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9 Truly Unique Sports Venues from Around the World

by: Howard Cosmell On  Monday, August 9, 2010

9 Truly Unique Sports Venues from Around the WorldWhen it comes to sports venues, it’s usually pretty cut and dry. There’s the field of play, the seats for spectators, some bathrooms, some concessions, and that’s about it. Even venues that are considered to have character (Wrigley Field, Fenway, etc.) pretty much follow the same formula. But if you search hard enough, you’ll find there are some truly amazing venues that are worth of being called unique. Here are nine such examples.

9. “Janguito Malucelli” (Eco-Stadium) – Brazil

Home of the Brazilian football team Corinthians Paranaense, Brazil’s “Janguito Malucelli” is billed as the country’s first eco-stadium. The 6000 spectator seats are built straight into the hillside, and the entire stadium was built without the use of concrete. In order to minimize impact on the neighboring forest, all of the wood used in the structure was recycled.

8. Field of Dream – USA
field-of-dreams
Is this heaven? No, it’s Iowa. And if this is your idea of heaven, you’ve got some problems.

However, the Field of Dreams in Dyersville, Iowa, is truly a unique setting. Originally built for the 1989 film of the same name, the field is right in the middle of an Iowa farm. Rows of cornstalks sit in place of an outfield wall, and the iconic farmhouse used in the film still stands. Visitors are encouraged to play in ongoing pickup games, and the field is occasionally used for reenactments with the “ghost players” from the film. If you build it, they will come.

7. Igralište Batarija – Croatia
Igralište Batarija
In the U.S., a lot is made of the “historic” nature of stadiums such as Wrigley Field and Fenway Park, even though neither stadium has even hit the century mark. Granted, the fact that you can watch a game from atop the “Green Monster” at Fenway or from apartment rooftops at Wrigley is somewhat charming. But it doesn’t compare to watching the game from a fifteenth century castle. Fans of the HNK Trogir soccer club in Croatia can do just that. And if the castle is filled up, the stadium itself has 1000 extra seats.

6. Uummannaq Ice Golf Course – Greenland
Uummannaq Ice Golf Course
While there are many stunning golf courses throughout the world, the “ice golf” course in Uummannaq, Greenland might take the cake. Home to the 2009 Ice Golf Championship, the course was set up and maintained by locals. It is 600 km north of the Arctic Circle, and only golfers with a handicap of 36 or better were allowed to take part.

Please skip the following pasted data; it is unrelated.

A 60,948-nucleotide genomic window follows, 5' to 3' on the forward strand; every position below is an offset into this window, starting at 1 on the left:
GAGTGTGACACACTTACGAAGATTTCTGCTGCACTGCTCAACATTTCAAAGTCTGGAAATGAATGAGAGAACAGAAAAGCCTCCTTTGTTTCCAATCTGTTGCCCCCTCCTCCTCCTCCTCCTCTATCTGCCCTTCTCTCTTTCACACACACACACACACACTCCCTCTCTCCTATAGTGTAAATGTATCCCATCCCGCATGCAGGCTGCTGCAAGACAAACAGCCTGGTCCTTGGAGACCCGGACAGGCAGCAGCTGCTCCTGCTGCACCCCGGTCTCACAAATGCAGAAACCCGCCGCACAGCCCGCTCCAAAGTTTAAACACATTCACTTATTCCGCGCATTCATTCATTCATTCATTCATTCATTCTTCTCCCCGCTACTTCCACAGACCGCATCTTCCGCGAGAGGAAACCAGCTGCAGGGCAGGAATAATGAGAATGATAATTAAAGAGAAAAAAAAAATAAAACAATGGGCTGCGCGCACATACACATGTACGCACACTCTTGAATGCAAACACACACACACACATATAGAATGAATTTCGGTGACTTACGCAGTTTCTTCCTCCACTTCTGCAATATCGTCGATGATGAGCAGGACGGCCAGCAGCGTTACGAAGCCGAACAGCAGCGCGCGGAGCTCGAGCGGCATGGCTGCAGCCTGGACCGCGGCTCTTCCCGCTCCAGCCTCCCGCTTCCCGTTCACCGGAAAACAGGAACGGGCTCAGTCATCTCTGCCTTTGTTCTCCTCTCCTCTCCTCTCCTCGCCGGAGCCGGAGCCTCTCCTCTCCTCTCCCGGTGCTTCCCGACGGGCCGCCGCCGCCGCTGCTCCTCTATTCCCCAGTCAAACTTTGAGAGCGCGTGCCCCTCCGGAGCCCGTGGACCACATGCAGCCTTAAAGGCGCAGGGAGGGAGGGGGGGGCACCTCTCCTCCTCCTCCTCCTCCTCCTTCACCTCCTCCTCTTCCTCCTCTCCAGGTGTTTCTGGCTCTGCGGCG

5. Allianz Arena – Germany

While the giant, bean-like structure is interesting enough, what really makes this Munich soccer stadium unique is the fact that entire facade is able to change color. Aside from being a gimmick to draw publicity, it also serves a more practical purpose. Since the stadium is home to multiple teams, the color is updated to correspond with whatever club is playing on a particular day.

4. The Float at Marina Bay – Singapore

Many stadiums offer an ocean view. But how about a sports venue that’s actually on the Ocean.

The Float in Singapore is a multipurpose stadium that is literally floating on the water. Designed as a temporary stadium to be used until completion of permanent structure, the Float will be in service until at least 2011. While the stadium itself can hold up to 30,000 people, the actual floating field can only handle about 9000.

3. Estádio Municipal de Braga – Portugal

This stadium in Braga stands out because of its close proximity to a rock quarry. By close, I mean the structure is carved directly into the side of the rock. While one goal faces the rocky terrain, the other offers sweeping views of the city. Widely considered one of the mist beautiful stadiums in Europe, it won the Chicago Athenaeum International Architecture Award for the best new global design in 2006.

2. Gjøvik Olympic Mountain Hall – Norway
Gjøvik Olympic Mountain Hall
Built for the 1994 Winter Olympics, Gjøvik Olympic Mountain Hall is located in the mountains of Gjøvik, Norway. Literally. It’s completely inside of the god damn mountain. The stadium is used primarily for hockey, and can seat up to 6000 fans. It is considered the world’s largest cavern hall for public use.

1. Burj Al Arab Hotel Helipad Tennis Court – Dubai

The Burj Al Arab Hotel converted their 321m high helipad into what must be the most fascinating, if not practical, tennis venue in the world. What it lacks in spectator seating it more than makes up for in 360 degree views of Dubai. While in town for the Dubia Championships, Roger Federer and Andre Agassi were lucky enough to play a friendly scrimmage here. More than a few tennis balls went over the side.




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